THE COLD WAR YEARS – 1940, 1941 AND 1942
With all the recent interest in cold and snow I thought it might be interesting to revisit the three coldest years that North-Central and Eastern Europe experienced in the 20th century, which occurred one after the other in 1940, 1941 and 1942. The graph below shows the 20th century temperature records for three widely-separated cities in the affected region – Helsinki, Kiev and Vienna. The three successive cold years show up as an anomalous feature on all of them:
I briefly toyed with the idea that these cold years might have been caused by the war (blackouts, curfews, fuel rationing etc = lower UHI impact) but it didn’t fit. Then with the graph below the cause became apparent. The jumbo-sized 1940-41 El Niño was the culprit:
I never went into the question of exactly how warm water on the surface in the Equatorial Pacific translated into freezing feet in Finland, but Brönniman (2005, here) has put a story together based on surface temperatures, radiosonde records, ozone concentrations, upper air circulation, polar vortices, stratospheric warming, planetary waves, sea level pressure, a coupled climate model (which doesn’t use any GHG forcing, so I guess that’s okay) and a few other things besides. I don’t know whether the story hangs together, but it seems to dovetail with some of the things people have been saying on other threads.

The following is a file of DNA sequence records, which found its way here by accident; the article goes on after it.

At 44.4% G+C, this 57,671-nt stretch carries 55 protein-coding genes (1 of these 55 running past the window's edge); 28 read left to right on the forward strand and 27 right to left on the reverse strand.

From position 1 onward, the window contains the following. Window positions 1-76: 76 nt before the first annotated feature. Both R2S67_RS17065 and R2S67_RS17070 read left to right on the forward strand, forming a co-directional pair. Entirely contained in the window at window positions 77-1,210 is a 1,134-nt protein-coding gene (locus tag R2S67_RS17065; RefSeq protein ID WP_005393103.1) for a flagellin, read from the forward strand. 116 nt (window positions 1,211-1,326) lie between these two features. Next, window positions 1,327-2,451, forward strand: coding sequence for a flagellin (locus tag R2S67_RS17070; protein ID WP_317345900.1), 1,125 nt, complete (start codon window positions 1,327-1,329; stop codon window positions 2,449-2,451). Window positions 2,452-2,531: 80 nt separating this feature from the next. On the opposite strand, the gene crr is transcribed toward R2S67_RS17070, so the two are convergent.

Here’s a figure from the report to give a foretaste:
And the paper isn’t of purely scientific interest. If the 1940-41 El Niño really did cause the abnormally cold 1941-42 Russian winter it may well have altered the outcome of the war.